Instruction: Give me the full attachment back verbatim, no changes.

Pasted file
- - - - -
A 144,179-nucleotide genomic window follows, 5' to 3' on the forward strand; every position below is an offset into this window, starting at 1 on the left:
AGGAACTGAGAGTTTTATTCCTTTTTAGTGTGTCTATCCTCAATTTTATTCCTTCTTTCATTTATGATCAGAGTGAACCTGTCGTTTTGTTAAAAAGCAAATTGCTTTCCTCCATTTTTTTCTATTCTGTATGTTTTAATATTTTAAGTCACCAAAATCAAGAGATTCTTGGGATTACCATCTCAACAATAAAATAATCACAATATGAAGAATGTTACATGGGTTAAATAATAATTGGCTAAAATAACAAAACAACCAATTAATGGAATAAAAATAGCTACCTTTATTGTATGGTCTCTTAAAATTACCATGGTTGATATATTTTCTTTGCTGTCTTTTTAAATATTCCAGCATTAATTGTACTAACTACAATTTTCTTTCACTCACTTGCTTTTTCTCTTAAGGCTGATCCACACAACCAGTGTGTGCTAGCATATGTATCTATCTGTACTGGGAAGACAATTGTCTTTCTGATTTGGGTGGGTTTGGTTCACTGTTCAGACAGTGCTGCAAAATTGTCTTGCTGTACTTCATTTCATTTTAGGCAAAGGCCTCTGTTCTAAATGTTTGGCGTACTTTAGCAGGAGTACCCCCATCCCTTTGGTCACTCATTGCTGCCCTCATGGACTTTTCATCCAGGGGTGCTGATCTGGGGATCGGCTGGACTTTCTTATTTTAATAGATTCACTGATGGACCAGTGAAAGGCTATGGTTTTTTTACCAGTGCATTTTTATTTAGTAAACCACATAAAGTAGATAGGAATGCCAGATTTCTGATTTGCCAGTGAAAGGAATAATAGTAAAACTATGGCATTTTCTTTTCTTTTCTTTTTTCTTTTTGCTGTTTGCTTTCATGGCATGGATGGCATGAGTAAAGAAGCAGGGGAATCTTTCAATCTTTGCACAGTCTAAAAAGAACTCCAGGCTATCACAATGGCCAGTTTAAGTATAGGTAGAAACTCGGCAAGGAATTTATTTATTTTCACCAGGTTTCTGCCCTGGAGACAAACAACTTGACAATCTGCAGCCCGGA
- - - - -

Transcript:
A 144,179-nucleotide genomic window follows, 5' to 3' on the forward strand; every position below is an offset into this window, starting at 1 on the left:
AGGAACTGAGAGTTTTATTCCTTTTTAGTGTGTCTATCCTCAATTTTATTCCTTCTTTCATTTATGATCAGAGTGAACCTGTCGTTTTGTTAAAAAGCAAATTGCTTTCCTCCATTTTTTTCTATTCTGTATGTTTTAATATTTTAAGTCACCAAAATCAAGAGATTCTTGGGATTACCATCTCAACAATAAAATAATCACAATATGAAGAATGTTACATGGGTTAAATAATAATTGGCTAAAATAACAAAACAACCAATTAATGGAATAAAAATAGCTACCTTTATTGTATGGTCTCTTAAAATTACCATGGTTGATATATTTTCTTTGCTGTCTTTTTAAATATTCCAGCATTAATTGTACTAACTACAATTTTCTTTCACTCACTTGCTTTTTCTCTTAAGGCTGATCCACACAACCAGTGTGTGCTAGCATATGTATCTATCTGTACTGGGAAGACAATTGTCTTTCTGATTTGGGTGGGTTTGGTTCACTGTTCAGACAGTGCTGCAAAATTGTCTTGCTGTACTTCATTTCATTTTAGGCAAAGGCCTCTGTTCTAAATGTTTGGCGTACTTTAGCAGGAGTACCCCCATCCCTTTGGTCACTCATTGCTGCCCTCATGGACTTTTCATCCAGGGGTGCTGATCTGGGGATCGGCTGGACTTTCTTATTTTAATAGATTCACTGATGGACCAGTGAAAGGCTATGGTTTTTTTACCAGTGCATTTTTATTTAGTAAACCACATAAAGTAGATAGGAATGCCAGATTTCTGATTTGCCAGTGAAAGGAATAATAGTAAAACTATGGCATTTTCTTTTCTTTTCTTTTTTCTTTTTGCTGTTTGCTTTCATGGCATGGATGGCATGAGTAAAGAAGCAGGGGAATCTTTCAATCTTTGCACAGTCTAAAAAGAACTCCAGGCTATCACAATGGCCAGTTTAAGTATAGGTAGAAACTCGGCAAGGAATTTATTTATTTTCACCAGGTTTCTGCCCTGGAGACAAACAACTTGACAATCTGCAGCCCGGA